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Steinmeier criticizes North Korea - artillery barrage on buffer zone

During a visit to Seoul, Federal President Frank-Walter Steinmeier sharply condemned North Korea's latest missile tests and demanded that they be stopped.

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Steinmeier criticizes North Korea - artillery barrage on buffer zone

During a visit to Seoul, Federal President Frank-Walter Steinmeier sharply condemned North Korea's latest missile tests and demanded that they be stopped. An unprecedented series of tests has been observed since the beginning of the year, and the rocket salvos of the past few days have made the situation considerably worse, said Steinmeier on Friday after talks with South Korean President Yoon Suk Yeol. "I say with all clarity: This escalation is unacceptable and the regime in Pyongyang alone is responsible for it."

"These tests violate UN Security Council resolutions and endanger international security." Germany has great respect for South Korea's tireless efforts to restart the negotiation process with the aim of denuclearizing North Korea. "Germany is ready to provide support," Steinmeier assured.

North Korea has tested numerous missiles in recent days. On the night of Friday, the North Korean military also fired artillery barrages at the so-called "maritime buffer zone" in the sea area between North and South Korea. According to the South Korean military, around 80 artillery shells landed in the buffer zone. South Korea's chiefs of staff said the shelling was a "clear violation" of the agreement that established the buffer zone.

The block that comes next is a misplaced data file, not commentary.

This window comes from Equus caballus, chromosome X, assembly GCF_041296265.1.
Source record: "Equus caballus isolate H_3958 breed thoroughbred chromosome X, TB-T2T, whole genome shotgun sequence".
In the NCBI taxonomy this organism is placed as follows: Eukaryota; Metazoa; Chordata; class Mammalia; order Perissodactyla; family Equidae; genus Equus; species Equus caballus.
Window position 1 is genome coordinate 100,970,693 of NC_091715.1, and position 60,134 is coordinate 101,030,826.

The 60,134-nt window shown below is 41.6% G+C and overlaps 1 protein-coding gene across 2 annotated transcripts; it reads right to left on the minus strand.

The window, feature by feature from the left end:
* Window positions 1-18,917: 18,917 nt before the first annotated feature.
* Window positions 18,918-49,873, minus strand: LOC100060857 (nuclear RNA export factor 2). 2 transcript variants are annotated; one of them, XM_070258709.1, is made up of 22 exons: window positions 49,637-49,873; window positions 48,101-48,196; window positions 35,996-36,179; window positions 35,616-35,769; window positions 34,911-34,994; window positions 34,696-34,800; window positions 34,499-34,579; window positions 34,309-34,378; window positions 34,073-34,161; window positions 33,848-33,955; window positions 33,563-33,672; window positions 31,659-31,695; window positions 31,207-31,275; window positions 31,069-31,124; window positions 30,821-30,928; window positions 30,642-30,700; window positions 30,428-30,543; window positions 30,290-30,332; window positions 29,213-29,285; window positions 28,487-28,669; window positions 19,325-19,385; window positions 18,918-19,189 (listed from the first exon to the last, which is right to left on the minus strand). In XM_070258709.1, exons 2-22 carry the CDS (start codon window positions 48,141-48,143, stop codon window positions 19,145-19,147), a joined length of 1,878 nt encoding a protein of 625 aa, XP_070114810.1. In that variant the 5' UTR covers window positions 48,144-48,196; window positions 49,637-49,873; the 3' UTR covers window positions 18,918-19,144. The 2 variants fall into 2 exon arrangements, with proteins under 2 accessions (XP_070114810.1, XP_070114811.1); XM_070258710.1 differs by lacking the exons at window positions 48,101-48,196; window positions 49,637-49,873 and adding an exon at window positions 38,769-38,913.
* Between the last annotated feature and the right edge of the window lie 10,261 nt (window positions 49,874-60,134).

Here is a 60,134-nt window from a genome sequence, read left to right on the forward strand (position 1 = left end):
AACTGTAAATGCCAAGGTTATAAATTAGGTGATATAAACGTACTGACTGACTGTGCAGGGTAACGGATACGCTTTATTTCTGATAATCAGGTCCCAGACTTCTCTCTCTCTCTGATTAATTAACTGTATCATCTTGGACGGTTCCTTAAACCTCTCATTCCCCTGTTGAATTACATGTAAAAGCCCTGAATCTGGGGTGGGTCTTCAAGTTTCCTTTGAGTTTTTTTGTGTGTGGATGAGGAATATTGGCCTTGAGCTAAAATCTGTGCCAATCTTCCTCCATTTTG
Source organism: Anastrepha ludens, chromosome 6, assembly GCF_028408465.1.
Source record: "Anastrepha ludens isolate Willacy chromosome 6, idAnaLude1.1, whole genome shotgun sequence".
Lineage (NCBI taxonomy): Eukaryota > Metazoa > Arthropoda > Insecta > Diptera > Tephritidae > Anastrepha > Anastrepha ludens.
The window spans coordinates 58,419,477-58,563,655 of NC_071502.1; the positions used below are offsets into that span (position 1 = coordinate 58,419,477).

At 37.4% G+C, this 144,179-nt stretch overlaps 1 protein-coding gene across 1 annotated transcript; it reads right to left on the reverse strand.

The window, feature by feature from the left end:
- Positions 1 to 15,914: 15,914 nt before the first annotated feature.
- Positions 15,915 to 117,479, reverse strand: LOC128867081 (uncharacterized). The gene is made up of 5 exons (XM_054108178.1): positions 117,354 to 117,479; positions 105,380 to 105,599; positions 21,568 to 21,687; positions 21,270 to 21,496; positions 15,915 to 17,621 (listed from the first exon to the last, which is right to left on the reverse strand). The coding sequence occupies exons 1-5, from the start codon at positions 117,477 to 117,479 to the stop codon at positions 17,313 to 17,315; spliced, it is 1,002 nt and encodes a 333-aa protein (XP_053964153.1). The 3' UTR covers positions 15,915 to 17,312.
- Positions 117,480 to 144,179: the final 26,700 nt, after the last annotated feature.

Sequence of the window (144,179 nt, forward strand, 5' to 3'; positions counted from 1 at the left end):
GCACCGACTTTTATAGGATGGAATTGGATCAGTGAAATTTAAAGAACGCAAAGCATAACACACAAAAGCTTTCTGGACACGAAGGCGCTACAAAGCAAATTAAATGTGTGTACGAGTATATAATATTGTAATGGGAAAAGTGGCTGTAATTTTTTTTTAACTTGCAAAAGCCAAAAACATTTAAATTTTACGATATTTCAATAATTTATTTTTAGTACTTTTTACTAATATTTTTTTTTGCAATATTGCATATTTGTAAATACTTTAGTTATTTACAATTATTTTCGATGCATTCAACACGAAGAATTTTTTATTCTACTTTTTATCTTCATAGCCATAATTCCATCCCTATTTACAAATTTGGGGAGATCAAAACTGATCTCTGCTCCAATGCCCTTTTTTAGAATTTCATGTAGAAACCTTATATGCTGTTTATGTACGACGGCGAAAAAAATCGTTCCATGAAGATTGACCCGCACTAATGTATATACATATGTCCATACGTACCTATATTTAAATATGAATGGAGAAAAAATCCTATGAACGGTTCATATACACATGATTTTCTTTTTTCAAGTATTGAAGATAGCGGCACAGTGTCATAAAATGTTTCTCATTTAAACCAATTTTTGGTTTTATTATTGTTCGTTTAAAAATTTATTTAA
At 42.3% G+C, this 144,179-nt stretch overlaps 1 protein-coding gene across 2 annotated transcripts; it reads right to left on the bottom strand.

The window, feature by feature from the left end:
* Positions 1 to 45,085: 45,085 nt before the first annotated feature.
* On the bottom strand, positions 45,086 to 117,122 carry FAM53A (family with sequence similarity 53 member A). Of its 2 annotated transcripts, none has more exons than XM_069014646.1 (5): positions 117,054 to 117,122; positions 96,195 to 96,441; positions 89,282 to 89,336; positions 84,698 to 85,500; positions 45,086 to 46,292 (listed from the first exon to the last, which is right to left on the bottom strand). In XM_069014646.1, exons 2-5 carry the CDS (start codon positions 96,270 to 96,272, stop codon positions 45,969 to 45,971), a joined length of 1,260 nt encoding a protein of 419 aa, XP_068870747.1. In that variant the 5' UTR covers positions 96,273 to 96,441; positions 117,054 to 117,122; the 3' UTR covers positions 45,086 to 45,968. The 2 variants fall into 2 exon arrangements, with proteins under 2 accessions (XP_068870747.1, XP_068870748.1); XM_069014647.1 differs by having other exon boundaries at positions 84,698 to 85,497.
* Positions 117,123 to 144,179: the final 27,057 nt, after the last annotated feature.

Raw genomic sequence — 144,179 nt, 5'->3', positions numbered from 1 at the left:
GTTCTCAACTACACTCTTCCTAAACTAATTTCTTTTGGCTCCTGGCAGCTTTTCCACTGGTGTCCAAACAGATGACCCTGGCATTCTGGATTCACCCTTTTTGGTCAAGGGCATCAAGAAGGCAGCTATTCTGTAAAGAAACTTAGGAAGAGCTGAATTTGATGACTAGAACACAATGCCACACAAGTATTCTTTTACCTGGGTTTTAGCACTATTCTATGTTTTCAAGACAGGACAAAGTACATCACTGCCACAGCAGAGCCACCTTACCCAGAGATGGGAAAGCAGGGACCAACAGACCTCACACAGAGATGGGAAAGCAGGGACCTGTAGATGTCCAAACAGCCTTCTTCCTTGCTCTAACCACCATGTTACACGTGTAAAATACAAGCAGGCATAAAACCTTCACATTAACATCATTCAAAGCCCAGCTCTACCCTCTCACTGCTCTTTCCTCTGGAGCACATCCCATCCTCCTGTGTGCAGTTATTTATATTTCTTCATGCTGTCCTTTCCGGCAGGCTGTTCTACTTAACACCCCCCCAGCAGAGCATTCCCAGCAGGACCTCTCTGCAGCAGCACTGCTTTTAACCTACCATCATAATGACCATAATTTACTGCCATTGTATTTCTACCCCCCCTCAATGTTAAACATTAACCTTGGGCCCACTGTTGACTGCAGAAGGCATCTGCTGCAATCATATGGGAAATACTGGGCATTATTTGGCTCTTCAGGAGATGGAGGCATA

North Korea is conducting its missile and artillery tests, while South Korea is observing state days of mourning after last weekend's stampede that killed more than 150 in the capital Seoul. Pyongyang's "provocations" violated the "commandments of humanity," said a spokeswoman for South Korea's unification ministry.

The Seoul government condemned the "continuing threats" based on North Korea's "reckless development of nuclear weapons and missiles". North Korea had already fueled tensions in the region by firing rockets again in the past few days. According to South Korean information, Pyongyang shot down an ICBM on Thursday, but the test, according to the South Korean military, "probably failed", as the South Korean military announced.

In response to the latest missile tests, the USA called on the international community to fully implement the sanctions against Pyongyang and extended the joint military maneuvers with South Korea under the name "Vigilant Storm" until Saturday.

North Korea had already fired 23 missiles on Wednesday. According to the South Korean army, one of the missiles crossed the de facto maritime border between North and South Korea. According to the General Staff, it came "closest than any missile since the end of the Korean War in 1953" to South Korean territorial waters, hitting the sea just 57 kilometers east of mainland South Korea.

Washington and Seoul have been warning for months that North Korea could conduct a nuclear weapons test in the near future. It would be the first such test since 2017. North Korea has carried out six nuclear weapons tests since 2006.

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